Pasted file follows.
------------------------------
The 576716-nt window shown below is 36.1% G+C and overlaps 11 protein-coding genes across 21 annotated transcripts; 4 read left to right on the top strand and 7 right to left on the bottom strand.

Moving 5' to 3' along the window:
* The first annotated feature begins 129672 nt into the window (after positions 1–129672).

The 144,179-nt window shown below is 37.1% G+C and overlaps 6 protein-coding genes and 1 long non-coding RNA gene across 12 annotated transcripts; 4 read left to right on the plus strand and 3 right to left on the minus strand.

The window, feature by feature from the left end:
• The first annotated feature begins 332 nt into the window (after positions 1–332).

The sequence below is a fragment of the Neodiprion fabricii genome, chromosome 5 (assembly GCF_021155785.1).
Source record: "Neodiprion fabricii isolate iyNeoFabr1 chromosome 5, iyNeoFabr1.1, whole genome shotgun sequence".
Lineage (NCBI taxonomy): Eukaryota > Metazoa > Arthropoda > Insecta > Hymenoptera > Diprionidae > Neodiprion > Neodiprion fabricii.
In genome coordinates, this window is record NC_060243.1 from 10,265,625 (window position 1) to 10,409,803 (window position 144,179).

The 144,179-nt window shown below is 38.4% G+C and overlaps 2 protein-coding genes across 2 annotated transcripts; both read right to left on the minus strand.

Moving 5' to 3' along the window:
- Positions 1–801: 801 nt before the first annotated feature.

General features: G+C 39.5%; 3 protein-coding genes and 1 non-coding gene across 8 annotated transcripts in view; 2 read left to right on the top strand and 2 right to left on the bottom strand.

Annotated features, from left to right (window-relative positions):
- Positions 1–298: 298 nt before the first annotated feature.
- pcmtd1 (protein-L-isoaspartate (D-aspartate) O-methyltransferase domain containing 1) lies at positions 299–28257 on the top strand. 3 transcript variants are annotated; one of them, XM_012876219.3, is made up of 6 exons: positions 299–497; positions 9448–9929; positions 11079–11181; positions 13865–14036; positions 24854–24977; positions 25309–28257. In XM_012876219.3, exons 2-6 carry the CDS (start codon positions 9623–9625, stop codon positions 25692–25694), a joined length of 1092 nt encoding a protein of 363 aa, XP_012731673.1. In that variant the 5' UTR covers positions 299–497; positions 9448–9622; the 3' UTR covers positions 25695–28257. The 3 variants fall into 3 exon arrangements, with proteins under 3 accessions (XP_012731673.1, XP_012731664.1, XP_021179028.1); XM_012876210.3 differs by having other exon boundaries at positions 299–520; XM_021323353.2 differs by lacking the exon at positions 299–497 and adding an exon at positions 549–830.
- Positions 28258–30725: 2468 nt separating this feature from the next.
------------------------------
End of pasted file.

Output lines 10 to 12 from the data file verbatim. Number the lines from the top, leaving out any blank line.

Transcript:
In genome coordinates, this window is record NC_060243.1 from 10,265,625 (window position 1) to 10,409,803 (window position 144,179).

The 144,179-nt window shown below is 38.4% G+C and overlaps 2 protein-coding genes across 2 annotated transcripts; both read right to left on the minus strand.

Moving 5' to 3' along the window: